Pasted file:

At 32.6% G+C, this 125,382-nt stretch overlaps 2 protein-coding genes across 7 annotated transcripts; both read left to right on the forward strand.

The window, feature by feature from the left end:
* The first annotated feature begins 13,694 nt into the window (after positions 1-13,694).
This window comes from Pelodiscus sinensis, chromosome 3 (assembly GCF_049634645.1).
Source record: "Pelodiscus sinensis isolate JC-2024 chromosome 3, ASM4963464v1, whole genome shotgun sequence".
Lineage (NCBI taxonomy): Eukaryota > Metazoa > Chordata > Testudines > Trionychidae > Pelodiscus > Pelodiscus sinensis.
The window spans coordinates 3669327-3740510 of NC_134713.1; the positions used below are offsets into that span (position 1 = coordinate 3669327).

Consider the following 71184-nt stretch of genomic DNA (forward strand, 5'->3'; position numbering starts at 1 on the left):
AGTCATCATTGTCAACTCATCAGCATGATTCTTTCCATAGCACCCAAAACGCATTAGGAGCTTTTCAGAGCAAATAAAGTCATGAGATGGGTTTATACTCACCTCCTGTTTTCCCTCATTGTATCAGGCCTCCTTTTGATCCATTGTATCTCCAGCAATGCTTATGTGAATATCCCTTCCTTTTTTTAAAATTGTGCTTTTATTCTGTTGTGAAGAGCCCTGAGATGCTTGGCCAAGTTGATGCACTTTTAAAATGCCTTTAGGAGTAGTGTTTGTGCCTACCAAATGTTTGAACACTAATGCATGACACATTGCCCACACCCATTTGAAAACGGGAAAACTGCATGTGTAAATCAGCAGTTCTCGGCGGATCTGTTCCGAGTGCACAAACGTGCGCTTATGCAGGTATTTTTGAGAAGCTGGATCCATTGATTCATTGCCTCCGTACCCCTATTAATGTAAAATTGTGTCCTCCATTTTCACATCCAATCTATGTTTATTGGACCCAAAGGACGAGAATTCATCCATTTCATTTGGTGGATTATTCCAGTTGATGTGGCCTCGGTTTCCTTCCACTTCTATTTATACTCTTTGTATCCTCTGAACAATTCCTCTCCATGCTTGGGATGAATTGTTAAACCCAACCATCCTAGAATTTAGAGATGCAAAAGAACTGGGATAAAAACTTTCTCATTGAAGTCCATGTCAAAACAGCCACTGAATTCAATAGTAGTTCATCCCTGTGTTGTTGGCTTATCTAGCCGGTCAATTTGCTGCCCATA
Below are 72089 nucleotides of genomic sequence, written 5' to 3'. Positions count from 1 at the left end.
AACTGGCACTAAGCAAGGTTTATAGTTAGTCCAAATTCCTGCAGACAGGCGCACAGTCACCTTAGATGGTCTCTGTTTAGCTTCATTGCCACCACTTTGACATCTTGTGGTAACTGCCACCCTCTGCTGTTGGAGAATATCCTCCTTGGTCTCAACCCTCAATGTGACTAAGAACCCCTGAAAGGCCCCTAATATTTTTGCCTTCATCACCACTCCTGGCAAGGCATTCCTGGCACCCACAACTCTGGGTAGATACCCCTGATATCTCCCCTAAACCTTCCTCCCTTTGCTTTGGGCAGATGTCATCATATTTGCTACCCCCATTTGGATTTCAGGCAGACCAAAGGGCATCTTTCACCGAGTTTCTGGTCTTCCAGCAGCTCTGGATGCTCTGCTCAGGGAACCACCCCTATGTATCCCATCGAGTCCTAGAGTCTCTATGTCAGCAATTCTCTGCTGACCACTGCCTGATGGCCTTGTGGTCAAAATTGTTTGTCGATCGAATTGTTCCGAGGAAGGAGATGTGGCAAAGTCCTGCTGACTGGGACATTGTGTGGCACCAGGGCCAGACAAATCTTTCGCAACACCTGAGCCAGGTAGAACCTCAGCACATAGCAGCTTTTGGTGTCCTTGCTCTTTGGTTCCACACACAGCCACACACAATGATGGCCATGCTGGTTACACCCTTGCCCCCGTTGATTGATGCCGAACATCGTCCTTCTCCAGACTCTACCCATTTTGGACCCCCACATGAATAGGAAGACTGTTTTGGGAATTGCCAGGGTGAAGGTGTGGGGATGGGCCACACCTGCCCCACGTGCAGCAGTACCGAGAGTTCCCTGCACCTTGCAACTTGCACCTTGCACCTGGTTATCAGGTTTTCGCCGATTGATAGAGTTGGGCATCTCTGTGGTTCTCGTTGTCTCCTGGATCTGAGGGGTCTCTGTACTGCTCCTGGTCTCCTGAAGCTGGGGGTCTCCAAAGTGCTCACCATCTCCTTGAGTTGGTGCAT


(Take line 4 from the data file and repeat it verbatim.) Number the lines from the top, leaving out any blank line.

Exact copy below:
This window comes from Pelodiscus sinensis, chromosome 3 (assembly GCF_049634645.1).